24pp., hbk., RRP $A19.99
There are lots of creatures and critters that live in our backyards that fascinate our young readers – things like butterflies, spiders, blue-tongue lizards and even pet rocks. So this “somewhat factual introduction to the hoppy, crawly, wriggly, buzzy,[and] fluttery ” that little ones are likely to see will be a welcome addition to help answer their questions.
Beginning with the front endpage offering a contents list that relies on the reader recognising the shape of the creature they want to investigate (encouraging visual acuity), each has its own double-page spread that has lots of pictures including visual cues about when to see it and whether it is safe to touch or not as well as an easily readable description.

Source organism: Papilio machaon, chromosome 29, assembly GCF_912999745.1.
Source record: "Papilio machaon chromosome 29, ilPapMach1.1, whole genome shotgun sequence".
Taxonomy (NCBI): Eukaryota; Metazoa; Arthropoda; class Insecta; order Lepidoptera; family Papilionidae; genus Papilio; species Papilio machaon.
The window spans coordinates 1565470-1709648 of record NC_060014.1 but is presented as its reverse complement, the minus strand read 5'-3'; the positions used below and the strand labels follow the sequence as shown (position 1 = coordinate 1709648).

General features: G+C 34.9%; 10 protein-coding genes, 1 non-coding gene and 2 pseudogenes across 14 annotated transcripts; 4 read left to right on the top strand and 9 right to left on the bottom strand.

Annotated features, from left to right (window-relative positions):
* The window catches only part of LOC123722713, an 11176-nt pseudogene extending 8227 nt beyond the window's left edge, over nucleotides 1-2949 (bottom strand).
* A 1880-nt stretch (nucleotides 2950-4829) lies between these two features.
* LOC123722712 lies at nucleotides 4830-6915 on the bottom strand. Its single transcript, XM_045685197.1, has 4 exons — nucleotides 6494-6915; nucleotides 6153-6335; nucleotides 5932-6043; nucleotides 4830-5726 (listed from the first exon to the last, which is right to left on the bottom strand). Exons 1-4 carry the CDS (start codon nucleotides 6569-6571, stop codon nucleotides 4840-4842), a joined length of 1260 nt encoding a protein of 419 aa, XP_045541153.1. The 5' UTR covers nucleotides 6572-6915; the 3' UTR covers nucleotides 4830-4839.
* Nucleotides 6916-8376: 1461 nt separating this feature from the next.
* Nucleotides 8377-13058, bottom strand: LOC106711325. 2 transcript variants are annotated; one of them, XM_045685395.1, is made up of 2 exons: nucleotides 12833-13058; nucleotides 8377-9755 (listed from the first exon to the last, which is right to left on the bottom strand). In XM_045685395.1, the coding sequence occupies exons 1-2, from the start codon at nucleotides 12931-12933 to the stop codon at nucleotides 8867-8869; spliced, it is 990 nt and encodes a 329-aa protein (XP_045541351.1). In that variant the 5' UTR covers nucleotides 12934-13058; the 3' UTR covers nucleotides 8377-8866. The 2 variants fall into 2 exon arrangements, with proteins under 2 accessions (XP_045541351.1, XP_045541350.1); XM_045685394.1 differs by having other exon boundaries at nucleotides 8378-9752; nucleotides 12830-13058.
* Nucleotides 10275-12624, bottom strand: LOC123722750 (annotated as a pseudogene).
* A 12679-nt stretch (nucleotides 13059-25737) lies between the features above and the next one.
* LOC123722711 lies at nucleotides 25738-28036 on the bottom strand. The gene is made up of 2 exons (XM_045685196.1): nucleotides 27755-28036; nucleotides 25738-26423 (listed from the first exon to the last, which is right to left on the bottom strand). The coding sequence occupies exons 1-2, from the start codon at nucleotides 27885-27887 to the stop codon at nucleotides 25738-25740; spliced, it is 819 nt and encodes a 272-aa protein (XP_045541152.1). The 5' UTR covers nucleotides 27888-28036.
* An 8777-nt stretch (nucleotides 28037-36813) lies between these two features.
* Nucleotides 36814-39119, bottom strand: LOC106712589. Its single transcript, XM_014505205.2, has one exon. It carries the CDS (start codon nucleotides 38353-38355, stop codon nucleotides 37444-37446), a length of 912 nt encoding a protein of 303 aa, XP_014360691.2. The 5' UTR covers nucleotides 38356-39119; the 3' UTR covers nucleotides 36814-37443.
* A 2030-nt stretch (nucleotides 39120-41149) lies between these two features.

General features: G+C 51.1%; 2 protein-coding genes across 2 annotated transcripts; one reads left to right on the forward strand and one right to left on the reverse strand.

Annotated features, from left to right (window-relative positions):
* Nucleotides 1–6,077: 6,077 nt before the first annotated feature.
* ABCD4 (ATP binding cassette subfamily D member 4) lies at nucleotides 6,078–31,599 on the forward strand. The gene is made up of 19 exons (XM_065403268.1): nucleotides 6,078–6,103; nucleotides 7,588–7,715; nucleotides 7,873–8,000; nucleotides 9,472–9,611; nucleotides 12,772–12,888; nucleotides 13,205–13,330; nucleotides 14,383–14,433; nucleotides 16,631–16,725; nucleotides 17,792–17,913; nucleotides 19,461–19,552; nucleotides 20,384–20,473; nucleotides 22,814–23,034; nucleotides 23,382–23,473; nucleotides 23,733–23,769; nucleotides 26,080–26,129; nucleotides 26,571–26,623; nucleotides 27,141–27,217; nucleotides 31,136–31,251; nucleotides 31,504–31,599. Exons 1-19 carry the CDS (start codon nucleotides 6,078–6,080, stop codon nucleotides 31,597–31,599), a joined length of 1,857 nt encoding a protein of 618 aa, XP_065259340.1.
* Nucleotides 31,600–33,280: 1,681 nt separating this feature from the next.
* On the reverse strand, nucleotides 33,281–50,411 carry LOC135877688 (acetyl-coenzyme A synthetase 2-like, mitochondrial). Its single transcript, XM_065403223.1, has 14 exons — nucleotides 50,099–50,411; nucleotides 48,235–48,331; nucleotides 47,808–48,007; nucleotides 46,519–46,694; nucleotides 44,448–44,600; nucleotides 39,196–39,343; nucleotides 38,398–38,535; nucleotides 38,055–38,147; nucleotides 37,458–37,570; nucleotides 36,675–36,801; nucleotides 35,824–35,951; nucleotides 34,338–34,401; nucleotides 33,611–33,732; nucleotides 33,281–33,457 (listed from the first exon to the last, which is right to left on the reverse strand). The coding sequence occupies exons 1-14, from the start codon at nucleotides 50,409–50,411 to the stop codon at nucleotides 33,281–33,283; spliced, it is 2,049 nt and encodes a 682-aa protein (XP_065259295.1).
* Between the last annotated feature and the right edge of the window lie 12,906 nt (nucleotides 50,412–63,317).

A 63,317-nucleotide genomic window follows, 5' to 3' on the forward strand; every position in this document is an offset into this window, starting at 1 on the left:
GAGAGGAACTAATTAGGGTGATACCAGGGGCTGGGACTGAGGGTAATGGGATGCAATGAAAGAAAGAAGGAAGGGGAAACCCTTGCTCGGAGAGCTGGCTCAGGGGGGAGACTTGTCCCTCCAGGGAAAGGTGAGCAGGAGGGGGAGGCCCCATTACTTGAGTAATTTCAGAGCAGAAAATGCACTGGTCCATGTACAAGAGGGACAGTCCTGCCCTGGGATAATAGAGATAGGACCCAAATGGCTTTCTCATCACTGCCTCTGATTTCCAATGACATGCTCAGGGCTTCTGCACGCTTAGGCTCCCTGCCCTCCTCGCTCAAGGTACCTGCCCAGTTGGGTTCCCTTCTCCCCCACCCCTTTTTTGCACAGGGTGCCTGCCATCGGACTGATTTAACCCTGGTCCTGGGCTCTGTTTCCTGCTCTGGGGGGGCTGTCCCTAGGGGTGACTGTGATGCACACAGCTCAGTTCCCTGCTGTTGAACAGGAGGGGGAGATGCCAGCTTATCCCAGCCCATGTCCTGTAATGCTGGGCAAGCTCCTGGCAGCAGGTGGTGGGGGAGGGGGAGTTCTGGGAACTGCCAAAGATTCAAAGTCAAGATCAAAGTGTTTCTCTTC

Butterflies are like moths – just fancier.
They fly around during the daytime to show off their pretty, colourful wings. This is probably why moths prefer to only come out at night.
As well as offering our youngest readers an understanding that books can be about real things so their questions can be answered, thus introducing the concept of non fiction, like its predecessor Backyard Birdies , it could even inspire the young backyard naturalist to be more aware of their surroundings, perhaps starting a chart to record their observations and beginning to develop their skills in data gathering, mapping and interpretation! To help parents and teachers encourage this exploration of the immediate environment, there are teachers’ notes that suggest activities that go beyond the pages to investigating life cycles, adaptation and even how humans interact with the creatures. Even though they might have the ‘don’t touch” symbol, does that make them an enemy to be killed? Or does everything have a place? Scope for a range of ages…